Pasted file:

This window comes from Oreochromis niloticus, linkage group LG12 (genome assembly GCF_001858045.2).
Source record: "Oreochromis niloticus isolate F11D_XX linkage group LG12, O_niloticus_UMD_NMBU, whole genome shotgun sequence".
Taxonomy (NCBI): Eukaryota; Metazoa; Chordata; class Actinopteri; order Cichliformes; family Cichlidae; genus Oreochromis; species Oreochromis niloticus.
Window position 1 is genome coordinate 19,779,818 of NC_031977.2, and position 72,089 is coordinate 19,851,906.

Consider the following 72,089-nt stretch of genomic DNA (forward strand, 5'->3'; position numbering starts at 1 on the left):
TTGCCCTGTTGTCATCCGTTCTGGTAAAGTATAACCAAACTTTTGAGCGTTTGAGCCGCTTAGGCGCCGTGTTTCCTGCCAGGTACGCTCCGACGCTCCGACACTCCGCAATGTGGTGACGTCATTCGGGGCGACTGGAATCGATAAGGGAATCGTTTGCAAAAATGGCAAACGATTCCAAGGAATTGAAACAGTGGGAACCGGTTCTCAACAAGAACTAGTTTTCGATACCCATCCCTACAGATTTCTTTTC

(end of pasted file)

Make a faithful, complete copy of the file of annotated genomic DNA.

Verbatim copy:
This window comes from Oreochromis niloticus, linkage group LG12 (genome assembly GCF_001858045.2).
Source record: "Oreochromis niloticus isolate F11D_XX linkage group LG12, O_niloticus_UMD_NMBU, whole genome shotgun sequence".
Taxonomy (NCBI): Eukaryota; Metazoa; Chordata; class Actinopteri; order Cichliformes; family Cichlidae; genus Oreochromis; species Oreochromis niloticus.
Window position 1 is genome coordinate 19,779,818 of NC_031977.2, and position 72,089 is coordinate 19,851,906.

Consider the following 72,089-nt stretch of genomic DNA (forward strand, 5'->3'; position numbering starts at 1 on the left):
TTGCCCTGTTGTCATCCGTTCTGGTAAAGTATAACCAAACTTTTGAGCGTTTGAGCCGCTTAGGCGCCGTGTTTCCTGCCAGGTACGCTCCGACGCTCCGACACTCCGCAATGTGGTGACGTCATTCGGGGCGACTGGAATCGATAAGGGAATCGTTTGCAAAAATGGCAAACGATTCCAAGGAATTGAAACAGTGGGAACCGGTTCTCAACAAGAACTAGTTTTCGATACCCATCCCTACAGATTTCTTTTC